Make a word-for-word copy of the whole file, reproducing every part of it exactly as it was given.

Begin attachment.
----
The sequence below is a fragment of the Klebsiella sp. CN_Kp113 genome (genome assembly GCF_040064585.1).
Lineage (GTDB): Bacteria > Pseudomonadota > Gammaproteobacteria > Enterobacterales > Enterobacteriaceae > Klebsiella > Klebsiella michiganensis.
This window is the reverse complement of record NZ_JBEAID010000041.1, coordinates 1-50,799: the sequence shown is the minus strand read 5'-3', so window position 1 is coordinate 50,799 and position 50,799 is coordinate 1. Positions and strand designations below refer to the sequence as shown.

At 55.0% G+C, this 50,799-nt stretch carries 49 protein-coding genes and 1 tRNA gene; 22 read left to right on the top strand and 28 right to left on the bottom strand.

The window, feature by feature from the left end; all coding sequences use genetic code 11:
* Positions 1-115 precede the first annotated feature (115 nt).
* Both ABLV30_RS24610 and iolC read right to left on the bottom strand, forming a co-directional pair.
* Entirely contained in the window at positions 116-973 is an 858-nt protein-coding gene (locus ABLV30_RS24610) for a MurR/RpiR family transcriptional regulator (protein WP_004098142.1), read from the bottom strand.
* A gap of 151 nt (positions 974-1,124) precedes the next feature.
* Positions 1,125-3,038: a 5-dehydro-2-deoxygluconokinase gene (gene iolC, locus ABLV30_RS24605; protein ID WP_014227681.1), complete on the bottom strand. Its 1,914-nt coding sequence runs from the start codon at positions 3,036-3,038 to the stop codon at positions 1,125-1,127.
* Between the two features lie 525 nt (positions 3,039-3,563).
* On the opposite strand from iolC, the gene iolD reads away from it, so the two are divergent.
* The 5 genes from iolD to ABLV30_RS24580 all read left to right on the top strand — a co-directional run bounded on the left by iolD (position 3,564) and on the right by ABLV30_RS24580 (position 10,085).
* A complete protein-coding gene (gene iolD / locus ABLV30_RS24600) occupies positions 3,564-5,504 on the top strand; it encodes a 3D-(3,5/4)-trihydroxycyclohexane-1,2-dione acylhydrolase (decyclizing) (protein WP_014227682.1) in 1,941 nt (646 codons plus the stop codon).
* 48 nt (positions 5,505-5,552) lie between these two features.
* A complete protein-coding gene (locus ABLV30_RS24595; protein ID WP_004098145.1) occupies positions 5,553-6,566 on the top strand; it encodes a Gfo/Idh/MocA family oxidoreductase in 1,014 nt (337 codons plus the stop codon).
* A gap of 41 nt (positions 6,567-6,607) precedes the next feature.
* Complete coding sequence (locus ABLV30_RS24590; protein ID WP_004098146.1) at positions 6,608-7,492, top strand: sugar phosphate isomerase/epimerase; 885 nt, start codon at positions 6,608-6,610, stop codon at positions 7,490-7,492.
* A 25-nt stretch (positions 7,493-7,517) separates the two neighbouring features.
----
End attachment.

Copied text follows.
The sequence below is a fragment of the Klebsiella sp. CN_Kp113 genome (genome assembly GCF_040064585.1).
Lineage (GTDB): Bacteria > Pseudomonadota > Gammaproteobacteria > Enterobacterales > Enterobacteriaceae > Klebsiella > Klebsiella michiganensis.
This window is the reverse complement of record NZ_JBEAID010000041.1, coordinates 1-50,799: the sequence shown is the minus strand read 5'-3', so window position 1 is coordinate 50,799 and position 50,799 is coordinate 1. Positions and strand designations below refer to the sequence as shown.

At 55.0% G+C, this 50,799-nt stretch carries 49 protein-coding genes and 1 tRNA gene; 22 read left to right on the top strand and 28 right to left on the bottom strand.

The window, feature by feature from the left end; all coding sequences use genetic code 11:
* Positions 1-115 precede the first annotated feature (115 nt).
* Both ABLV30_RS24610 and iolC read right to left on the bottom strand, forming a co-directional pair.
* Entirely contained in the window at positions 116-973 is an 858-nt protein-coding gene (locus ABLV30_RS24610) for a MurR/RpiR family transcriptional regulator (protein WP_004098142.1), read from the bottom strand.
* A gap of 151 nt (positions 974-1,124) precedes the next feature.
* Positions 1,125-3,038: a 5-dehydro-2-deoxygluconokinase gene (gene iolC, locus ABLV30_RS24605; protein ID WP_014227681.1), complete on the bottom strand. Its 1,914-nt coding sequence runs from the start codon at positions 3,036-3,038 to the stop codon at positions 1,125-1,127.
* Between the two features lie 525 nt (positions 3,039-3,563).
* On the opposite strand from iolC, the gene iolD reads away from it, so the two are divergent.
* The 5 genes from iolD to ABLV30_RS24580 all read left to right on the top strand — a co-directional run bounded on the left by iolD (position 3,564) and on the right by ABLV30_RS24580 (position 10,085).
* A complete protein-coding gene (gene iolD / locus ABLV30_RS24600) occupies positions 3,564-5,504 on the top strand; it encodes a 3D-(3,5/4)-trihydroxycyclohexane-1,2-dione acylhydrolase (decyclizing) (protein WP_014227682.1) in 1,941 nt (646 codons plus the stop codon).
* 48 nt (positions 5,505-5,552) lie between these two features.
* A complete protein-coding gene (locus ABLV30_RS24595; protein ID WP_004098145.1) occupies positions 5,553-6,566 on the top strand; it encodes a Gfo/Idh/MocA family oxidoreductase in 1,014 nt (337 codons plus the stop codon).
* A gap of 41 nt (positions 6,567-6,607) precedes the next feature.
* Complete coding sequence (locus ABLV30_RS24590; protein ID WP_004098146.1) at positions 6,608-7,492, top strand: sugar phosphate isomerase/epimerase; 885 nt, start codon at positions 6,608-6,610, stop codon at positions 7,490-7,492.
* A 25-nt stretch (positions 7,493-7,517) separates the two neighbouring features.